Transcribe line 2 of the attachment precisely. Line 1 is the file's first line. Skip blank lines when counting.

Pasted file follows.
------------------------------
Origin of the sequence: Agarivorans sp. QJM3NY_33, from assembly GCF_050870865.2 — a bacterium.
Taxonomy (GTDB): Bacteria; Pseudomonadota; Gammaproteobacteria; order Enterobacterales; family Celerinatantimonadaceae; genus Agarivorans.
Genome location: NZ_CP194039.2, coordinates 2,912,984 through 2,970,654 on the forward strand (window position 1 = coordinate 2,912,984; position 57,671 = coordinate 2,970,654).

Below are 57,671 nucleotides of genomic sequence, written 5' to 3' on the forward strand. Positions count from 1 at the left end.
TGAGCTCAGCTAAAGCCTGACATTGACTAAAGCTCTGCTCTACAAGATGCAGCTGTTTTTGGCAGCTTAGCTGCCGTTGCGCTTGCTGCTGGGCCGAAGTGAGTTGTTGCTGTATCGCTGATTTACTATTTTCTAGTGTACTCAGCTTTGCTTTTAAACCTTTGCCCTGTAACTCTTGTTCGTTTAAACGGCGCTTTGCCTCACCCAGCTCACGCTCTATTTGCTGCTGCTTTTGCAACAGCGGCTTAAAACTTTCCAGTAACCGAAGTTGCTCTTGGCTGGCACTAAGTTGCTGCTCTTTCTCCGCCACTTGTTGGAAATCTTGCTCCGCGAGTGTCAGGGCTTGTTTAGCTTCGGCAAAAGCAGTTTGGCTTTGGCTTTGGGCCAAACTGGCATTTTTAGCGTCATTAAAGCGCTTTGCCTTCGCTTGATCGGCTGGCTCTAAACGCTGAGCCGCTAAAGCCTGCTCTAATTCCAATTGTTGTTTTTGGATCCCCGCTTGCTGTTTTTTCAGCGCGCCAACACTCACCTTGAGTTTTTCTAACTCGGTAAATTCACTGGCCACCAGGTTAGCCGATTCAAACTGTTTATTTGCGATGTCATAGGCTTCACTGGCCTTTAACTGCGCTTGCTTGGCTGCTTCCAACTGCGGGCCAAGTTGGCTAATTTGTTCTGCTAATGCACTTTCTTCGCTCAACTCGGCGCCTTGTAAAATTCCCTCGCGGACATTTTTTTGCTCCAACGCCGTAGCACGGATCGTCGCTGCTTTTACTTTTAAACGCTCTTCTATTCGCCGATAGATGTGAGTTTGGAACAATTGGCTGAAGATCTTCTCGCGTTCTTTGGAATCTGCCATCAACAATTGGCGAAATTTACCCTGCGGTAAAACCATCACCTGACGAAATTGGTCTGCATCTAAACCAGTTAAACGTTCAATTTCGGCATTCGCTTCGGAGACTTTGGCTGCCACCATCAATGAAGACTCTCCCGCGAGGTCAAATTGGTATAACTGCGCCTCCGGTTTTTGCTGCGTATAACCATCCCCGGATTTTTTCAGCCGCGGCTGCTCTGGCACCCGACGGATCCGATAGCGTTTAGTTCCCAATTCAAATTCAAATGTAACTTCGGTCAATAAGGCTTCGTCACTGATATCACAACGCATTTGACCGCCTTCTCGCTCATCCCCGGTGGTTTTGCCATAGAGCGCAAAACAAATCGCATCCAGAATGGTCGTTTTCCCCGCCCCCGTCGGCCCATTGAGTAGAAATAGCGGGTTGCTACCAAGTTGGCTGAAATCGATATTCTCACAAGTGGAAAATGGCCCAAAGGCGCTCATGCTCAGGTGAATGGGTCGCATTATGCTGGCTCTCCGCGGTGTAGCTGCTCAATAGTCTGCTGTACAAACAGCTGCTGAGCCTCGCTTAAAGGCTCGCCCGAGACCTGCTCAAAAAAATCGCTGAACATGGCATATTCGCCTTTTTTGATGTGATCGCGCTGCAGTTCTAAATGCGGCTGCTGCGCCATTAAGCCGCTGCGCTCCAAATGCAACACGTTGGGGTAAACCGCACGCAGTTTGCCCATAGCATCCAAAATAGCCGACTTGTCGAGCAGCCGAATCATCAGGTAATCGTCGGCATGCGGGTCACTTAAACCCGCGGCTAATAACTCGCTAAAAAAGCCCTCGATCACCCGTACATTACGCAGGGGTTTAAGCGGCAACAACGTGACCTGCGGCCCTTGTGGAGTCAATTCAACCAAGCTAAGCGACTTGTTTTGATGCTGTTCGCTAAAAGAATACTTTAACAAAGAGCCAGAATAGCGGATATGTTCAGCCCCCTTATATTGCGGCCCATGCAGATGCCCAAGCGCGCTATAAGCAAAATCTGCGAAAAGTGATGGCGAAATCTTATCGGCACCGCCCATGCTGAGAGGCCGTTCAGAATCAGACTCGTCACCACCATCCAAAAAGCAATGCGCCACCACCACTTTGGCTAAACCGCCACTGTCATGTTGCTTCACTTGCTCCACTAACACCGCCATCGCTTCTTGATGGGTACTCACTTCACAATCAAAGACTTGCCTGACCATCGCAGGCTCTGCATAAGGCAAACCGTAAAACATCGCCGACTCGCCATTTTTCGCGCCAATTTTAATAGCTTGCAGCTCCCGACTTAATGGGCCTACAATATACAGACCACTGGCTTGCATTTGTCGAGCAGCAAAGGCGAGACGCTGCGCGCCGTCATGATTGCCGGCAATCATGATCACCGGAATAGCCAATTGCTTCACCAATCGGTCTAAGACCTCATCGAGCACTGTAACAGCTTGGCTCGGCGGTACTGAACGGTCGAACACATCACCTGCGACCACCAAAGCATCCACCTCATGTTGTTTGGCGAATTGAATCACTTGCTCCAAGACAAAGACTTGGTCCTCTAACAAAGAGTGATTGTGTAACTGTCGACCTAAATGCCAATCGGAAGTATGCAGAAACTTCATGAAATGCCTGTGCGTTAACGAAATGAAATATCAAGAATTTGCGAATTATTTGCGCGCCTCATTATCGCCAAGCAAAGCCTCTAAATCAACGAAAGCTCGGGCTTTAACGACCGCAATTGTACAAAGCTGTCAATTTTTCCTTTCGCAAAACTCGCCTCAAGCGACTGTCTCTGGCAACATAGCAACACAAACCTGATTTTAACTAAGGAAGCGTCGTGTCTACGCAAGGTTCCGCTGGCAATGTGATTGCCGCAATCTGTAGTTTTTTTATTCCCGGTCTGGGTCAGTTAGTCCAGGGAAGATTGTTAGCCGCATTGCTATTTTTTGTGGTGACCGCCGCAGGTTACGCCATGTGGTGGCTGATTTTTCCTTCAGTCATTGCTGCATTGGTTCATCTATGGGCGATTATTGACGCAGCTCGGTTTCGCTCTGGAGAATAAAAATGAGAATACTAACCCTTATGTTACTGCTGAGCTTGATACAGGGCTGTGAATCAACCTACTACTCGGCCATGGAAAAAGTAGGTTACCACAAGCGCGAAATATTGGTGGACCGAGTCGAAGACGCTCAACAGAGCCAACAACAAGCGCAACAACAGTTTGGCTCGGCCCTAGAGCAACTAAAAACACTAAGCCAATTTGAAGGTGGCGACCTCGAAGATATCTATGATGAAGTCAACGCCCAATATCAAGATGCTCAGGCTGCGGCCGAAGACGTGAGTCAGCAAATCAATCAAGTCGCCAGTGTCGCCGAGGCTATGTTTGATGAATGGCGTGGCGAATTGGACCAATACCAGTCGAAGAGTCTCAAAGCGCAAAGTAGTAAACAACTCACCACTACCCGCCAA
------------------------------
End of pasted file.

Taxonomy (GTDB): Bacteria; Pseudomonadota; Gammaproteobacteria; order Enterobacterales; family Celerinatantimonadaceae; genus Agarivorans.